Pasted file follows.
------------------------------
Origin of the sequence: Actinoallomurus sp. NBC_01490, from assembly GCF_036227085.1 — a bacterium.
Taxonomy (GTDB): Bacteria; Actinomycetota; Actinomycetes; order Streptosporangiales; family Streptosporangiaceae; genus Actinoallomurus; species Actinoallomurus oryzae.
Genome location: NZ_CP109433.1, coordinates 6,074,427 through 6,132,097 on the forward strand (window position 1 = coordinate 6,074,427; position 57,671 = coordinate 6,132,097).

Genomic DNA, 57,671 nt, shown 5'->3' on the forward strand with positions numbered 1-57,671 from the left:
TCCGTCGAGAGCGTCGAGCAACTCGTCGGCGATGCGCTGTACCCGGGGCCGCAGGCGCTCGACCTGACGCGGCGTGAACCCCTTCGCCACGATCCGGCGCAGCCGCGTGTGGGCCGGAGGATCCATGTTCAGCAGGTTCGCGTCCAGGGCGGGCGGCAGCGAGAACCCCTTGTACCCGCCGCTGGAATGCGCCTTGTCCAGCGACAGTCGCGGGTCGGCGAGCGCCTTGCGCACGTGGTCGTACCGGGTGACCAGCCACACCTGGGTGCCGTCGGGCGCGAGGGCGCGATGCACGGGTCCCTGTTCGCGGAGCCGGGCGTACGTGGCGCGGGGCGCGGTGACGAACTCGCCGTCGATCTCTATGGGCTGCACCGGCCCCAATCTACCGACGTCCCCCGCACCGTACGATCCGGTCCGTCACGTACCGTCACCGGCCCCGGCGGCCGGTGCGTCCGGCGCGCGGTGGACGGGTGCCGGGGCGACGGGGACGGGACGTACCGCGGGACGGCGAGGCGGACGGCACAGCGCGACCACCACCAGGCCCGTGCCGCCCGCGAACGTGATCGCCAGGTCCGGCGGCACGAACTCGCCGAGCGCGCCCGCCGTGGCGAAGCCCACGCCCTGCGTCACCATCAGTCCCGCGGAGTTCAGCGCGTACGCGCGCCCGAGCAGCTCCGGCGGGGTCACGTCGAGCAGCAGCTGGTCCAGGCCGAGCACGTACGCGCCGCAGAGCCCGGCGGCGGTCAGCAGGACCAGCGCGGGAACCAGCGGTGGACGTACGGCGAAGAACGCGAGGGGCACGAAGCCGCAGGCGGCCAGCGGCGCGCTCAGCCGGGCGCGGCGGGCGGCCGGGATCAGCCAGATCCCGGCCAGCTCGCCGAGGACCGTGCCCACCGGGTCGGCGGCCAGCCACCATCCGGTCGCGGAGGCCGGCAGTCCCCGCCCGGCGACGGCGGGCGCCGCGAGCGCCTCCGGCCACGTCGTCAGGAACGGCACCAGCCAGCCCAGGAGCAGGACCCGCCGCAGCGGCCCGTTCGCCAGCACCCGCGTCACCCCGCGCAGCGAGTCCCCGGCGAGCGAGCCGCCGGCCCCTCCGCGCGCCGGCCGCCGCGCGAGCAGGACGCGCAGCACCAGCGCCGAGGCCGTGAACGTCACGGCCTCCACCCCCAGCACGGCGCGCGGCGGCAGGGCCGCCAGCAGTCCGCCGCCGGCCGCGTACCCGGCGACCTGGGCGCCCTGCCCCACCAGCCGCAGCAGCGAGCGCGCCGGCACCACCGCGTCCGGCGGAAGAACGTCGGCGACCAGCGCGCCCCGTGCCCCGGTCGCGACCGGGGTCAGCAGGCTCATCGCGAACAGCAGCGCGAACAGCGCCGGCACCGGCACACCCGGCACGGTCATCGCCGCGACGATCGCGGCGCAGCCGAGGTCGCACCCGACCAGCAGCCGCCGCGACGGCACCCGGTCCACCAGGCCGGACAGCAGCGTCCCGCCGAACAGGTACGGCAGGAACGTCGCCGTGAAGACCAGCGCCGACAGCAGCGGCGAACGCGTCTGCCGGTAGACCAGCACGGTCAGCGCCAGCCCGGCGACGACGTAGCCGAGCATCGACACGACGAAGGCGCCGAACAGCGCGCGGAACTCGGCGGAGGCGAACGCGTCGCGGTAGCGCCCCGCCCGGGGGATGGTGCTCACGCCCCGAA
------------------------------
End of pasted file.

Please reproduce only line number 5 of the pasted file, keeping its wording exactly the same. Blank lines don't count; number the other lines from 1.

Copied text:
TCCGTCGAGAGCGTCGAGCAACTCGTCGGCGATGCGCTGTACCCGGGGCCGCAGGCGCTCGACCTGACGCGGCGTGAACCCCTTCGCCACGATCCGGCGCAGCCGCGTGTGGGCCGGAGGATCCATGTTCAGCAGGTTCGCGTCCAGGGCGGGCGGCAGCGAGAACCCCTTGTACCCGCCGCTGGAATGCGCCTTGTCCAGCGACAGTCGCGGGTCGGCGAGCGCCTTGCGCACGTGGTCGTACCGGGTGACCAGCCACACCTGGGTGCCGTCGGGCGCGAGGGCGCGATGCACGGGTCCCTGTTCGCGGAGCCGGGCGTACGTGGCGCGGGGCGCGGTGACGAACTCGCCGTCGATCTCTATGGGCTGCACCGGCCCCAATCTACCGACGTCCCCCGCACCGTACGATCCGGTCCGTCACGTACCGTCACCGGCCCCGGCGGCCGGTGCGTCCGGCGCGCGGTGGACGGGTGCCGGGGCGACGGGGACGGGACGTACCGCGGGACGGCGAGGCGGACGGCACAGCGCGACCACCACCAGGCCCGTGCCGCCCGCGAACGTGATCGCCAGGTCCGGCGGCACGAACTCGCCGAGCGCGCCCGCCGTGGCGAAGCCCACGCCCTGCGTCACCATCAGTCCCGCGGAGTTCAGCGCGTACGCGCGCCCGAGCAGCTCCGGCGGGGTCACGTCGAGCAGCAGCTGGTCCAGGCCGAGCACGTACGCGCCGCAGAGCCCGGCGGCGGTCAGCAGGACCAGCGCGGGAACCAGCGGTGGACGTACGGCGAAGAACGCGAGGGGCACGAAGCCGCAGGCGGCCAGCGGCGCGCTCAGCCGGGCGCGGCGGGCGGCCGGGATCAGCCAGATCCCGGCCAGCTCGCCGAGGACCGTGCCCACCGGGTCGGCGGCCAGCCACCATCCGGTCGCGGAGGCCGGCAGTCCCCGCCCGGCGACGGCGGGCGCCGCGAGCGCCTCCGGCCACGTCGTCAGGAACGGCACCAGCCAGCCCAGGAGCAGGACCCGCCGCAGCGGCCCGTTCGCCAGCACCCGCGTCACCCCGCGCAGCGAGTCCCCGGCGAGCGAGCCGCCGGCCCCTCCGCGCGCCGGCCGCCGCGCGAGCAGGACGCGCAGCACCAGCGCCGAGGCCGTGAACGTCACGGCCTCCACCCCCAGCACGGCGCGCGGCGGCAGGGCCGCCAGCAGTCCGCCGCCGGCCGCGTACCCGGCGACCTGGGCGCCCTGCCCCACCAGCCGCAGCAGCGAGCGCGCCGGCACCACCGCGTCCGGCGGAAGAACGTCGGCGACCAGCGCGCCCCGTGCCCCGGTCGCGACCGGGGTCAGCAGGCTCATCGCGAACAGCAGCGCGAACAGCGCCGGCACCGGCACACCCGGCACGGTCATCGCCGCGACGATCGCGGCGCAGCCGAGGTCGCACCCGACCAGCAGCCGCCGCGACGGCACCCGGTCCACCAGGCCGGACAGCAGCGTCCCGCCGAACAGGTACGGCAGGAACGTCGCCGTGAAGACCAGCGCCGACAGCAGCGGCGAACGCGTCTGCCGGTAGACCAGCACGGTCAGCGCCAGCCCGGCGACGACGTAGCCGAGCATCGACACGACGAAGGCGCCGAACAGCGCGCGGAACTCGGCGGAGGCGAACGCGTCGCGGTAGCGCCCCGCCCGGGGGATGGTGCTCACGCCCCGAA